In the South Africa, most children who were born in 2006 started the first year of their formal education on Wednesday. There must have been great excitement and enormous anticipation for this big day. At my school they arrived at 9:00 a.m. They’d been up since 6, fully dressed in their crisp new uniforms and right from my house I am sure I heard them nagging – When are we going? Please Mom and Dad, I want to go to school!
Of course their parents had prepared them for this big occasion and of course they couldn’t wait to get there and for most the whole rah rah welcome was fun and there was no problem separating from their parents. But for one or two, the reality was daunting. Suddenly they found themselves in an unfamiliar environment, noisy parents, teachers and children surrounded them and the butterflies in their tummies took over and there was great reluctance to let go of Mom or Dad’s hand. The hardest thing for a parent to do is leave a screaming, terrified child. I had one who clung so tightly I had to prize open her fingers and unwind her from her mom. I saw the despair in Mommy’s eyes but I had to insist – “Go quickly – I promise she will be okay.” Reluctantly she left and my heart went more out to her than to her little girl.
When a child is in a complete state like this, you cannot reason with them. They are not listening. They are functioning in survival mode and need to be made to feel safe and loved. I hugged the little girl tightly and said, Mommy loves you and she will come back. I love you and I am going to look after you till then. We are going to have fun and do lovely things at school. I am going to leave you here on the mat now and you can tell me when you’re ready to go to your place. I then assigned my GAP student to keep an eye on her. It took a while and a few more hugs and reassurance about what time school would end, and that the first few days were going to be short and she would have time to settle in. Once she knew the facts and had her reassurance she stopped crying. I told her that it was now up to her to decide to enjoy the rest of the day. When she was ready, she went to her place, put a big smile on her face and settled down to enjoy all the activities with the other girls. Today she came into class and I asked, “Where’s Mommy?” “Gone,” she told me with a big grin.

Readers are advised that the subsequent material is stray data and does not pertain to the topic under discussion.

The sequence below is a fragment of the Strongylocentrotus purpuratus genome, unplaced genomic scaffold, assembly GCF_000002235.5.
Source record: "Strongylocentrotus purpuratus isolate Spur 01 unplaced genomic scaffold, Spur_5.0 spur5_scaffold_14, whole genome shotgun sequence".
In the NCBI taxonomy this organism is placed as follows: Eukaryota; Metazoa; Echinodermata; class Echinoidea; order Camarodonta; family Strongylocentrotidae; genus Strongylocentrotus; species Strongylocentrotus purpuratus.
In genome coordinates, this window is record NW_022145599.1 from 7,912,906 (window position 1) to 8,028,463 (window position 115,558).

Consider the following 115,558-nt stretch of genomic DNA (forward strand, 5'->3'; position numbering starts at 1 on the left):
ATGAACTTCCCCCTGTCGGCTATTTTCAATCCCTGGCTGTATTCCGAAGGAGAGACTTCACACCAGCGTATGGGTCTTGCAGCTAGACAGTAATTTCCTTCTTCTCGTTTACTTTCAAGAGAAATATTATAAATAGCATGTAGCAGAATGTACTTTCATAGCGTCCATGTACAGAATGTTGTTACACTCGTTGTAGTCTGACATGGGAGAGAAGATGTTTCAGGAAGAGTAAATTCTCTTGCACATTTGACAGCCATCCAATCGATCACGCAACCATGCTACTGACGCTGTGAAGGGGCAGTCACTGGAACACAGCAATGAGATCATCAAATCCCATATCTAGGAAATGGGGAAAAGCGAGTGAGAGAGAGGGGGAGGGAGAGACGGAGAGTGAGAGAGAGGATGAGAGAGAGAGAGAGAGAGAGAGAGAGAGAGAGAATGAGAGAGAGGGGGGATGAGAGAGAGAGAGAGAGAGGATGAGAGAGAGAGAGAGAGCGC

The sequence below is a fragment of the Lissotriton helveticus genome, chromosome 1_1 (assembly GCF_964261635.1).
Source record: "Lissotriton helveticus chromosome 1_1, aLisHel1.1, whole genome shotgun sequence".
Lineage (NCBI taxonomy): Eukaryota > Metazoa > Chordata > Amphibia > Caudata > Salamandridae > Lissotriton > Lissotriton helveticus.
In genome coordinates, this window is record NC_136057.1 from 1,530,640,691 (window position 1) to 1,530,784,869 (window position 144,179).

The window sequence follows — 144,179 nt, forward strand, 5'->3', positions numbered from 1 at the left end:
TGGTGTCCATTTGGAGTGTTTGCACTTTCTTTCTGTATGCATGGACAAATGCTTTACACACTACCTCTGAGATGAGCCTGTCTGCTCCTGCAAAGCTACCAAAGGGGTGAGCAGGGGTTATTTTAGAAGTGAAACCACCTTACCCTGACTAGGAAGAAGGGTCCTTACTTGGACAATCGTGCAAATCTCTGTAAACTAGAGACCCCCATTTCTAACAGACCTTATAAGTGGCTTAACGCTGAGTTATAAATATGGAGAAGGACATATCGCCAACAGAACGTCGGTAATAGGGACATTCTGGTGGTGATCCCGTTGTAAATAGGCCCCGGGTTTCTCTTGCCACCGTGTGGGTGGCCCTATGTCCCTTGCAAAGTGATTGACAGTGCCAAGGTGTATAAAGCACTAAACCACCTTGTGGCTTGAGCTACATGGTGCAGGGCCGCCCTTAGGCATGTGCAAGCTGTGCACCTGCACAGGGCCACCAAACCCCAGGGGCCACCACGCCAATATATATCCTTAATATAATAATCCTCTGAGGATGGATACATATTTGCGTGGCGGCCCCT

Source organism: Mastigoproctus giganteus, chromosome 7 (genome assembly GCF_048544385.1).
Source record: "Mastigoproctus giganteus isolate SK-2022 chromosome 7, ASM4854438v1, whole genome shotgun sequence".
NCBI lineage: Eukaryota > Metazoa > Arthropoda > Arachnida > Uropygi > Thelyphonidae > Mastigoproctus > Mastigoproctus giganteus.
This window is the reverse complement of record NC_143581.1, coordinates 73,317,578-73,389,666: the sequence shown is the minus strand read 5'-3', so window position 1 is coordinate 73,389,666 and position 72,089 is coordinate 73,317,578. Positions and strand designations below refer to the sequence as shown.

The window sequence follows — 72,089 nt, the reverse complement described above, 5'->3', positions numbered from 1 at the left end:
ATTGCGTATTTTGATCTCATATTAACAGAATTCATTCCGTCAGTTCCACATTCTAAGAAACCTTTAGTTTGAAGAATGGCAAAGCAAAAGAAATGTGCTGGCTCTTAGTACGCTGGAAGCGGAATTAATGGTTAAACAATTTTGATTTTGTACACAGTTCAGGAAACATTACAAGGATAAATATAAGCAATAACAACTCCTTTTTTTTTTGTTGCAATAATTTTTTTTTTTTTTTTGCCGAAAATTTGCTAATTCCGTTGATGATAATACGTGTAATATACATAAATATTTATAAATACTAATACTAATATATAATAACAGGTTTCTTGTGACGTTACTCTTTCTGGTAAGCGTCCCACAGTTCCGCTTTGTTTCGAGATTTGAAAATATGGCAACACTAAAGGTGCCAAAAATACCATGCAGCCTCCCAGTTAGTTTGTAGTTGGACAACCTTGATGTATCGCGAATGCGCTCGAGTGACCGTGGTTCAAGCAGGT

It takes me a while to learn 30 new names. I put labels on my girls on Day 1 and asked them to cover them with their hands to see how many I could remember. Some were quite patient with their old teacher and gave her clues or helped her guess. Others said, No – you must try again till you get it right! With such strict pupils I learned fast and am proud to say that today I got them all right!